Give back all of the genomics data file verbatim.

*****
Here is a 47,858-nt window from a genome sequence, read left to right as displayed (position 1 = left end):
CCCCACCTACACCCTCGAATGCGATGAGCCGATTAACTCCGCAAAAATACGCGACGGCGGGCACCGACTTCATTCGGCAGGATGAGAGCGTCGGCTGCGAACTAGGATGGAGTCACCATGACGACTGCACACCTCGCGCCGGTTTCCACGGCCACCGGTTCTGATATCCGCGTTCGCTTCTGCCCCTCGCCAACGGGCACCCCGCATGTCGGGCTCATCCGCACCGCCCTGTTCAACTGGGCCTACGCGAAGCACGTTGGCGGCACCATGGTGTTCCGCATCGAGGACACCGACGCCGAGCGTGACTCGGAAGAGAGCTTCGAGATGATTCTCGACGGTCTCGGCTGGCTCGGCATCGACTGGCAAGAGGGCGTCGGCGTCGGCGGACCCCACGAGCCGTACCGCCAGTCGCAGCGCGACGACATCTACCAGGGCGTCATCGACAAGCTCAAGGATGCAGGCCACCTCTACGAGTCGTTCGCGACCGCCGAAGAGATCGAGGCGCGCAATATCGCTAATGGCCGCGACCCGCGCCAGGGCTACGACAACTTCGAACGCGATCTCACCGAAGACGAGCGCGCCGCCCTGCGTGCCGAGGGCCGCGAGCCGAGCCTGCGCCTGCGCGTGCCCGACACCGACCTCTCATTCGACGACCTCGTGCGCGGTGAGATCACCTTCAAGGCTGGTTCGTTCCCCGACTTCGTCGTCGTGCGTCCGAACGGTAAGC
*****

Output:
Here is a 47,858-nt window from a genome sequence, read left to right as displayed (position 1 = left end):
CCCCACCTACACCCTCGAATGCGATGAGCCGATTAACTCCGCAAAAATACGCGACGGCGGGCACCGACTTCATTCGGCAGGATGAGAGCGTCGGCTGCGAACTAGGATGGAGTCACCATGACGACTGCACACCTCGCGCCGGTTTCCACGGCCACCGGTTCTGATATCCGCGTTCGCTTCTGCCCCTCGCCAACGGGCACCCCGCATGTCGGGCTCATCCGCACCGCCCTGTTCAACTGGGCCTACGCGAAGCACGTTGGCGGCACCATGGTGTTCCGCATCGAGGACACCGACGCCGAGCGTGACTCGGAAGAGAGCTTCGAGATGATTCTCGACGGTCTCGGCTGGCTCGGCATCGACTGGCAAGAGGGCGTCGGCGTCGGCGGACCCCACGAGCCGTACCGCCAGTCGCAGCGCGACGACATCTACCAGGGCGTCATCGACAAGCTCAAGGATGCAGGCCACCTCTACGAGTCGTTCGCGACCGCCGAAGAGATCGAGGCGCGCAATATCGCTAATGGCCGCGACCCGCGCCAGGGCTACGACAACTTCGAACGCGATCTCACCGAAGACGAGCGCGCCGCCCTGCGTGCCGAGGGCCGCGAGCCGAGCCTGCGCCTGCGCGTGCCCGACACCGACCTCTCATTCGACGACCTCGTGCGCGGTGAGATCACCTTCAAGGCTGGTTCGTTCCCCGACTTCGTCGTCGTGCGTCCGAACGGTAAGC